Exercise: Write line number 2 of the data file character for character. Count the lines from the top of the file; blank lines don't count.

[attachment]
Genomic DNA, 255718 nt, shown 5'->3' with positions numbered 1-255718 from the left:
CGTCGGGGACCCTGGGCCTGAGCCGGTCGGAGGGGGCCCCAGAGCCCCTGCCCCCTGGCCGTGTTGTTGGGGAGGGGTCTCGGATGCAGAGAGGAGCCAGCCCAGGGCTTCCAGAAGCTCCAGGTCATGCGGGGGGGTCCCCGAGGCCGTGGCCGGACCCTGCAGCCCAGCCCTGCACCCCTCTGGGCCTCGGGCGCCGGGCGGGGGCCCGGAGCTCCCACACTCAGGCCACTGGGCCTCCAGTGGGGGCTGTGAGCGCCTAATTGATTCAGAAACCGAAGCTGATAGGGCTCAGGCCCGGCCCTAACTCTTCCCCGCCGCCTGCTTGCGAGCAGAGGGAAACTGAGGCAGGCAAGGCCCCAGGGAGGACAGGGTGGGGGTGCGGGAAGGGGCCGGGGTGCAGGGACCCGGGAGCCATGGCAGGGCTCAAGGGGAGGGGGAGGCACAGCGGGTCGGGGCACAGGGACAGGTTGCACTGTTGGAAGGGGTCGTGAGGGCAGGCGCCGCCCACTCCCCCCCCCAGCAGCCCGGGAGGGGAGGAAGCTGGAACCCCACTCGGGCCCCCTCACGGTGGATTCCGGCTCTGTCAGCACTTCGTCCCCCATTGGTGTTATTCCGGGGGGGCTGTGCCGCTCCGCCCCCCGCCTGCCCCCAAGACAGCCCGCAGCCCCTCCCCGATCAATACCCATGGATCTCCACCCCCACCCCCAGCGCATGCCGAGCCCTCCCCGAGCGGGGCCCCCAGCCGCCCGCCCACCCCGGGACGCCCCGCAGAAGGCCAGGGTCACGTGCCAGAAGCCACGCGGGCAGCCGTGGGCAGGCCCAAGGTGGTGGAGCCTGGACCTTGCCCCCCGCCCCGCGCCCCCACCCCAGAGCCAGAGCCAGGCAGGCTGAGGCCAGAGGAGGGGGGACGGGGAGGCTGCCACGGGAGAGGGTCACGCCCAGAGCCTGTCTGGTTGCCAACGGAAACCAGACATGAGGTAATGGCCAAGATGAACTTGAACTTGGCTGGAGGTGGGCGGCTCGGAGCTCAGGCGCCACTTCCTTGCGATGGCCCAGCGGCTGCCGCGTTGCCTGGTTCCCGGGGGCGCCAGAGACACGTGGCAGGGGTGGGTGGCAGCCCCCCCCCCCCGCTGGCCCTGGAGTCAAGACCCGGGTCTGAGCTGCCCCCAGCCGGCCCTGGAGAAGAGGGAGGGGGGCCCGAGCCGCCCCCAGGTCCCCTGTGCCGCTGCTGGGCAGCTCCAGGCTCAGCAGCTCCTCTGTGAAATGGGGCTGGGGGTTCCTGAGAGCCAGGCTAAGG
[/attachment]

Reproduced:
CGTCGGGGACCCTGGGCCTGAGCCGGTCGGAGGGGGCCCCAGAGCCCCTGCCCCCTGGCCGTGTTGTTGGGGAGGGGTCTCGGATGCAGAGAGGAGCCAGCCCAGGGCTTCCAGAAGCTCCAGGTCATGCGGGGGGGTCCCCGAGGCCGTGGCCGGACCCTGCAGCCCAGCCCTGCACCCCTCTGGGCCTCGGGCGCCGGGCGGGGGCCCGGAGCTCCCACACTCAGGCCACTGGGCCTCCAGTGGGGGCTGTGAGCGCCTAATTGATTCAGAAACCGAAGCTGATAGGGCTCAGGCCCGGCCCTAACTCTTCCCCGCCGCCTGCTTGCGAGCAGAGGGAAACTGAGGCAGGCAAGGCCCCAGGGAGGACAGGGTGGGGGTGCGGGAAGGGGCCGGGGTGCAGGGACCCGGGAGCCATGGCAGGGCTCAAGGGGAGGGGGAGGCACAGCGGGTCGGGGCACAGGGACAGGTTGCACTGTTGGAAGGGGTCGTGAGGGCAGGCGCCGCCCACTCCCCCCCCCAGCAGCCCGGGAGGGGAGGAAGCTGGAACCCCACTCGGGCCCCCTCACGGTGGATTCCGGCTCTGTCAGCACTTCGTCCCCCATTGGTGTTATTCCGGGGGGGCTGTGCCGCTCCGCCCCCCGCCTGCCCCCAAGACAGCCCGCAGCCCCTCCCCGATCAATACCCATGGATCTCCACCCCCACCCCCAGCGCATGCCGAGCCCTCCCCGAGCGGGGCCCCCAGCCGCCCGCCCACCCCGGGACGCCCCGCAGAAGGCCAGGGTCACGTGCCAGAAGCCACGCGGGCAGCCGTGGGCAGGCCCAAGGTGGTGGAGCCTGGACCTTGCCCCCCGCCCCGCGCCCCCACCCCAGAGCCAGAGCCAGGCAGGCTGAGGCCAGAGGAGGGGGGACGGGGAGGCTGCCACGGGAGAGGGTCACGCCCAGAGCCTGTCTGGTTGCCAACGGAAACCAGACATGAGGTAATGGCCAAGATGAACTTGAACTTGGCTGGAGGTGGGCGGCTCGGAGCTCAGGCGCCACTTCCTTGCGATGGCCCAGCGGCTGCCGCGTTGCCTGGTTCCCGGGGGCGCCAGAGACACGTGGCAGGGGTGGGTGGCAGCCCCCCCCCCCCGCTGGCCCTGGAGTCAAGACCCGGGTCTGAGCTGCCCCCAGCCGGCCCTGGAGAAGAGGGAGGGGGGCCCGAGCCGCCCCCAGGTCCCCTGTGCCGCTGCTGGGCAGCTCCAGGCTCAGCAGCTCCTCTGTGAAATGGGGCTGGGGGTTCCTGAGAGCCAGGCTAAGG